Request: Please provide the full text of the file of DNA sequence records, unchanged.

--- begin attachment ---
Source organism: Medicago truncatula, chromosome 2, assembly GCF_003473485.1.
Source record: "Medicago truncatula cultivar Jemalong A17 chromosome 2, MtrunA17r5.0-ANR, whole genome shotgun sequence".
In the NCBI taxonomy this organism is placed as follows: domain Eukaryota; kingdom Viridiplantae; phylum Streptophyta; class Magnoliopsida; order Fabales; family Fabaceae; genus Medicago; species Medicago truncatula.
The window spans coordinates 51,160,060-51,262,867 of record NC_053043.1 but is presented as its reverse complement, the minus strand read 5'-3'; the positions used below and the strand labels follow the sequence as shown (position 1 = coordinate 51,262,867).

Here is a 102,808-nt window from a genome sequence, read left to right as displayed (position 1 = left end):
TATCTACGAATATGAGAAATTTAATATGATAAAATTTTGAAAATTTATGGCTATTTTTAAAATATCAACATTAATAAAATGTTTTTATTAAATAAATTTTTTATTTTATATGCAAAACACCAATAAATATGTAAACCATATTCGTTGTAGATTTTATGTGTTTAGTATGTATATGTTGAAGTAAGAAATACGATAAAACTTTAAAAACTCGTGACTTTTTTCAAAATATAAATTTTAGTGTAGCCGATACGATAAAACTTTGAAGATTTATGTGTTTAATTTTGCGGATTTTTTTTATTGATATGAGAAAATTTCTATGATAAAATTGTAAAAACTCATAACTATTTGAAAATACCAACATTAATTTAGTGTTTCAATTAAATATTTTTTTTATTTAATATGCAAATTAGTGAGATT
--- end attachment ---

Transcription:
Source organism: Medicago truncatula, chromosome 2, assembly GCF_003473485.1.
Source record: "Medicago truncatula cultivar Jemalong A17 chromosome 2, MtrunA17r5.0-ANR, whole genome shotgun sequence".
In the NCBI taxonomy this organism is placed as follows: domain Eukaryota; kingdom Viridiplantae; phylum Streptophyta; class Magnoliopsida; order Fabales; family Fabaceae; genus Medicago; species Medicago truncatula.
The window spans coordinates 51,160,060-51,262,867 of record NC_053043.1 but is presented as its reverse complement, the minus strand read 5'-3'; the positions used below and the strand labels follow the sequence as shown (position 1 = coordinate 51,262,867).

Here is a 102,808-nt window from a genome sequence, read left to right as displayed (position 1 = left end):
TATCTACGAATATGAGAAATTTAATATGATAAAATTTTGAAAATTTATGGCTATTTTTAAAATATCAACATTAATAAAATGTTTTTATTAAATAAATTTTTTATTTTATATGCAAAACACCAATAAATATGTAAACCATATTCGTTGTAGATTTTATGTGTTTAGTATGTATATGTTGAAGTAAGAAATACGATAAAACTTTAAAAACTCGTGACTTTTTTCAAAATATAAATTTTAGTGTAGCCGATACGATAAAACTTTGAAGATTTATGTGTTTAATTTTGCGGATTTTTTTTATTGATATGAGAAAATTTCTATGATAAAATTGTAAAAACTCATAACTATTTGAAAATACCAACATTAATTTAGTGTTTCAATTAAATATTTTTTTTATTTAATATGCAAATTAGTGAGATT